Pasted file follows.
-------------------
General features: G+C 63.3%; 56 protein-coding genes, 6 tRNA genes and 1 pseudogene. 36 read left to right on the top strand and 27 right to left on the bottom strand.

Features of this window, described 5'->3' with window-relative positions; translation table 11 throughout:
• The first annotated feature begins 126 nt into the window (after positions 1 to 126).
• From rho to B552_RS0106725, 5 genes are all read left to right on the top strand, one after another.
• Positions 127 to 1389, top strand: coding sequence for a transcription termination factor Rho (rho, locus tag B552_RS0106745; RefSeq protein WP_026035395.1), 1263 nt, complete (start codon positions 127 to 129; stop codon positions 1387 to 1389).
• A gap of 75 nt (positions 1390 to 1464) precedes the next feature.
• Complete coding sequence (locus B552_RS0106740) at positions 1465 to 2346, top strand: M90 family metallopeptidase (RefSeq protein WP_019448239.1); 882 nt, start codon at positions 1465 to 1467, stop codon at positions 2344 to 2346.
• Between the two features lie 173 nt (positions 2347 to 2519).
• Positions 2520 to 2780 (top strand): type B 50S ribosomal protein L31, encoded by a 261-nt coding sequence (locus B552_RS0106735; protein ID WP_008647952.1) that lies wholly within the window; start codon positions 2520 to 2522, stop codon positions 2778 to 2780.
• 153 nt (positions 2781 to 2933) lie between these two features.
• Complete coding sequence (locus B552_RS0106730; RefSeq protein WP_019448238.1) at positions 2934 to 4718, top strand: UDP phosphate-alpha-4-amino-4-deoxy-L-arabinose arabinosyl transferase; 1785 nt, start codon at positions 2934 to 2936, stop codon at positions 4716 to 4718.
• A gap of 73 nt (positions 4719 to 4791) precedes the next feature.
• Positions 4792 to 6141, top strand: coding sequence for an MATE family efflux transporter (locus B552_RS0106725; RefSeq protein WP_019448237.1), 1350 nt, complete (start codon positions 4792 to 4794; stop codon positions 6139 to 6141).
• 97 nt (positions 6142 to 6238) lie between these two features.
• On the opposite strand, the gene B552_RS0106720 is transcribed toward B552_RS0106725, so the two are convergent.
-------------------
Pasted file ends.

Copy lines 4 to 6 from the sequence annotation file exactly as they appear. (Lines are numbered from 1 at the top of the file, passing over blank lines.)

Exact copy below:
• From rho to B552_RS0106725, 5 genes are all read left to right on the top strand, one after another.
• Positions 127 to 1389, top strand: coding sequence for a transcription termination factor Rho (rho, locus tag B552_RS0106745; RefSeq protein WP_026035395.1), 1263 nt, complete (start codon positions 127 to 129; stop codon positions 1387 to 1389).
• A gap of 75 nt (positions 1390 to 1464) precedes the next feature.